The Vancian spell system has serious flaws, but its history and well established structure provides built in limitations and guidelines on creating new spells. That same structure is not unjustifiably viewed as restrictive by some, but inserting another, subjectively “better” system will imbalance the overall game even more. If and when psionics are added to 5e, I hope they reconsider power points and stick with a Vancian system. Or rewrite magic with spell points. Keep the peanut butter and chocolate separate. Sorry fans of Reeeses Peanut Butter Cups.

Edited by DocPiske
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Very interesting take on the two, thanks Doc!  It seems to me your player would have found a way to power game just about anything, magic or psionics aside.  It seems to me like he was looking for a way to simply be a _god_ in the game.  As a DM, I would have limited this just like you did.  I often let my players go outside of bounds, but if its clear they are doing it to break the rules, I go back to strick book observance.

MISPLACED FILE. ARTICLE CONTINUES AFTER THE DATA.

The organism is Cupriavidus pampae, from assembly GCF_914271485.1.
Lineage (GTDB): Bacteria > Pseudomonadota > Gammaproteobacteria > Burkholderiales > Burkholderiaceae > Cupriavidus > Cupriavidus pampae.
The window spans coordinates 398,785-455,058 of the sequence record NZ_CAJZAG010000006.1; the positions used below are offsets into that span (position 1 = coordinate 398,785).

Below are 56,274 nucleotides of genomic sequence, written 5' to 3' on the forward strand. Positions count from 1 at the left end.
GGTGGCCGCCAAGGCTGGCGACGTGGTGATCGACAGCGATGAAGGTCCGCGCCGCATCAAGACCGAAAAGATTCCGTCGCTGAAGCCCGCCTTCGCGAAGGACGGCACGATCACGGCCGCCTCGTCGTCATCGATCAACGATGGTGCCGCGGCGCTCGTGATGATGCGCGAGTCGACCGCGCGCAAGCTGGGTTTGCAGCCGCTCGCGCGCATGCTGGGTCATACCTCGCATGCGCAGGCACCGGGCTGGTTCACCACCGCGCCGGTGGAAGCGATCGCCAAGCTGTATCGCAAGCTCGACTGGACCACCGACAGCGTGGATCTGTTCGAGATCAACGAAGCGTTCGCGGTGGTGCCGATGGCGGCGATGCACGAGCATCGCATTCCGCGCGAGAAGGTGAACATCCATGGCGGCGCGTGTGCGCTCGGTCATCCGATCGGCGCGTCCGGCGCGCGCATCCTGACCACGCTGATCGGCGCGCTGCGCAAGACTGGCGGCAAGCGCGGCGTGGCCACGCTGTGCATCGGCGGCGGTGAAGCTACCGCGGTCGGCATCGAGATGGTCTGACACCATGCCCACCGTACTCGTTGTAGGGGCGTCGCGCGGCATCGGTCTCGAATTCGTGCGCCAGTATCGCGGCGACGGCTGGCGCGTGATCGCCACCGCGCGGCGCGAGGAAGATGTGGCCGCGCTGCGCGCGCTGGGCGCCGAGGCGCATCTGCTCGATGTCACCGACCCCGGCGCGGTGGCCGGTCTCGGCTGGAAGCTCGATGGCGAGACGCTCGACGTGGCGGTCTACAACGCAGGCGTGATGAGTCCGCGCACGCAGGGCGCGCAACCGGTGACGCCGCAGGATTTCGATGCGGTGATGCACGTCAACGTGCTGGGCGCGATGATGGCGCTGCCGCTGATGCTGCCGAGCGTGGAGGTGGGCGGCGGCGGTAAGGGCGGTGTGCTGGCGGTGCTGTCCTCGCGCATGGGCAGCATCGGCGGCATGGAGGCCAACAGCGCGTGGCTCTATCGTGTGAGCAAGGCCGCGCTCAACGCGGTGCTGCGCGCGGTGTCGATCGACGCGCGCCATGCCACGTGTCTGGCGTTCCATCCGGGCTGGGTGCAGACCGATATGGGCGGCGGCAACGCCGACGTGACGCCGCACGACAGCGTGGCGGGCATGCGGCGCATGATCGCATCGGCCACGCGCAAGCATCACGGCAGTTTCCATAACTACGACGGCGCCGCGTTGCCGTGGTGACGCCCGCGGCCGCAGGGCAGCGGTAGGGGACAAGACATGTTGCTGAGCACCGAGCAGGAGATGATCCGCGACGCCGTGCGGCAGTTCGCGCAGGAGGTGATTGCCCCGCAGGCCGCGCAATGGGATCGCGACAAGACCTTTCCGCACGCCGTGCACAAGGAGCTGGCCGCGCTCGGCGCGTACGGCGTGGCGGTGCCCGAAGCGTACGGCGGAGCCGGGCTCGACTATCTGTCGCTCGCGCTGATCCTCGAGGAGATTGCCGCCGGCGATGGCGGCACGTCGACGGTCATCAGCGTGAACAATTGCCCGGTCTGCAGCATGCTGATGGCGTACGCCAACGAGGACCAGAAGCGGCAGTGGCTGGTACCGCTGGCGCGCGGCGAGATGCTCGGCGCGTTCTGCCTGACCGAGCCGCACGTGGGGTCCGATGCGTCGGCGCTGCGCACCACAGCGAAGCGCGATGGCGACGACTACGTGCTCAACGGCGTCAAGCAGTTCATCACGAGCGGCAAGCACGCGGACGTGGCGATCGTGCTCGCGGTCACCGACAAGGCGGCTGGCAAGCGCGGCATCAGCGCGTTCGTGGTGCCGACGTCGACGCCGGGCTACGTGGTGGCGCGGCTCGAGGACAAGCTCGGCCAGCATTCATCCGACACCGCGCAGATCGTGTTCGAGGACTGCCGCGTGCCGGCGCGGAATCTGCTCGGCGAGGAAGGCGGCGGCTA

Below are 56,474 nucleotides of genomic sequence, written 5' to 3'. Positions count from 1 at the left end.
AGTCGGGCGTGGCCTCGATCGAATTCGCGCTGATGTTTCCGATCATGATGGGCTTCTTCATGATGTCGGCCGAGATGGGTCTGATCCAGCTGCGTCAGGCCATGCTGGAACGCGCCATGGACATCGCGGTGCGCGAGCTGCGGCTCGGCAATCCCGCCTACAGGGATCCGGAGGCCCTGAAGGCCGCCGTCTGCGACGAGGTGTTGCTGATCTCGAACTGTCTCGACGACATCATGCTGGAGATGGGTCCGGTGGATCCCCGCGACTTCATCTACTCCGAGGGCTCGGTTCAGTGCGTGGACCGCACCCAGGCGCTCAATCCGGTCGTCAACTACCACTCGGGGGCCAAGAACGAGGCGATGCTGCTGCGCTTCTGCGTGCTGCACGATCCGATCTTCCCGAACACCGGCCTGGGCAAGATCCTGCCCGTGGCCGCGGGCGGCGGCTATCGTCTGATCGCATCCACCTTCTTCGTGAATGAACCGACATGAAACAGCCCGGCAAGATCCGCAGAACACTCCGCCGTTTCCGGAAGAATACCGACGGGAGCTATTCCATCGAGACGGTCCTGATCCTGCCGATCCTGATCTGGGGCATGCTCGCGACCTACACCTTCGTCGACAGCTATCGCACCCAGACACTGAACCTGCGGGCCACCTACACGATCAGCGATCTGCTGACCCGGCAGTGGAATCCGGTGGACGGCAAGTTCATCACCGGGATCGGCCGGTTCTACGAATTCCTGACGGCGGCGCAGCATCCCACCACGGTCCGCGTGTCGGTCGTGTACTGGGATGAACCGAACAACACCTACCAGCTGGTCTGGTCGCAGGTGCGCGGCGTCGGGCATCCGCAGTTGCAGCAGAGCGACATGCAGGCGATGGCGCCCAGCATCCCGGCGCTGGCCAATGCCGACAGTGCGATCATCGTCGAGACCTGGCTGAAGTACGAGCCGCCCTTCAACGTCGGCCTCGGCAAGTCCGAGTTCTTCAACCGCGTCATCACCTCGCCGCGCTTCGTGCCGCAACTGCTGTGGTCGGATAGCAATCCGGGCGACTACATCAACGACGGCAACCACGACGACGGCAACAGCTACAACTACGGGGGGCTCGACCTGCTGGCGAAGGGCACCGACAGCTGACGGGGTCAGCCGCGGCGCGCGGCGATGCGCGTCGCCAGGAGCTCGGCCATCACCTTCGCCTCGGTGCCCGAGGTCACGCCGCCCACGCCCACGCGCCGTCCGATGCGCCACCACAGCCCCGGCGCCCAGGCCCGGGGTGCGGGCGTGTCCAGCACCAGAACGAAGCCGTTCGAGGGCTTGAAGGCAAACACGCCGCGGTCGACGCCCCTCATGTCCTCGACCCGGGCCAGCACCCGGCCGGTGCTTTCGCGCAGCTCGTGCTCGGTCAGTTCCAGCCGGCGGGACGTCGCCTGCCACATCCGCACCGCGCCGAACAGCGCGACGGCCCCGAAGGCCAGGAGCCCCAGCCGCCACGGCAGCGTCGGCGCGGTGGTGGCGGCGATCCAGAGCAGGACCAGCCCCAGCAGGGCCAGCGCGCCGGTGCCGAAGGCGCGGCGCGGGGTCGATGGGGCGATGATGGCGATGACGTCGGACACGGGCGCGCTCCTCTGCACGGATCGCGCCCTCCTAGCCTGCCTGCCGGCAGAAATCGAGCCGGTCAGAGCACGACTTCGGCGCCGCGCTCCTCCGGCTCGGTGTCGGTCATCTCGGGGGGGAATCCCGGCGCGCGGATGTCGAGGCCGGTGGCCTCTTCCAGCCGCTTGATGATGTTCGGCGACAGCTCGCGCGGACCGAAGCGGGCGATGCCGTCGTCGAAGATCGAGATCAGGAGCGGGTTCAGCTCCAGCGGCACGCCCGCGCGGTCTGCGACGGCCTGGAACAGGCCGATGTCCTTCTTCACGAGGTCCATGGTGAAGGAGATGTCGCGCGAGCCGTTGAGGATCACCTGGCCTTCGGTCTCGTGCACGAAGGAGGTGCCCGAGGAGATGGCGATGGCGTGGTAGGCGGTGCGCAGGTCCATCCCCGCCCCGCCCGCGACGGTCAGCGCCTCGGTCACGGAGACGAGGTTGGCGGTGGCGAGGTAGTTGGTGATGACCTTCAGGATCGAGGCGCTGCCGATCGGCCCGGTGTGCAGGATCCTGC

Take a look at the mystic class for DnD 5E.  

 

https://media.wizards.com/2017/dnd/downloads/UAMystic3.pdf

 

I found that it still has resource limitations that work and require decisions, but because of its sheer versatility, the class can do almost ANYTHNIG - damage, resistances, breathe under water, fly, read minds, sing and dance, heal and pick locks.  Its not unbalanced from a damage or healing perspective, and still can run out of juice, just super versatile.

Edited by edz16
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I've used Psionics a number of times in D&D games.  It can be fun having both systems in play at the same time.  But I think it's important to have the flavor of each be kept distinct.  So, I've always made sure that the backgrounds and goals that go with each point the characters in very different directions.

 

The last time I did this (running D&D 3.5) I had magic as being derived from the memory of the world and psionics from the thought of the world.  Memory was much older so magic had been around for a very long time.  Thought was more recent so that psionics were only developing during the course of the game.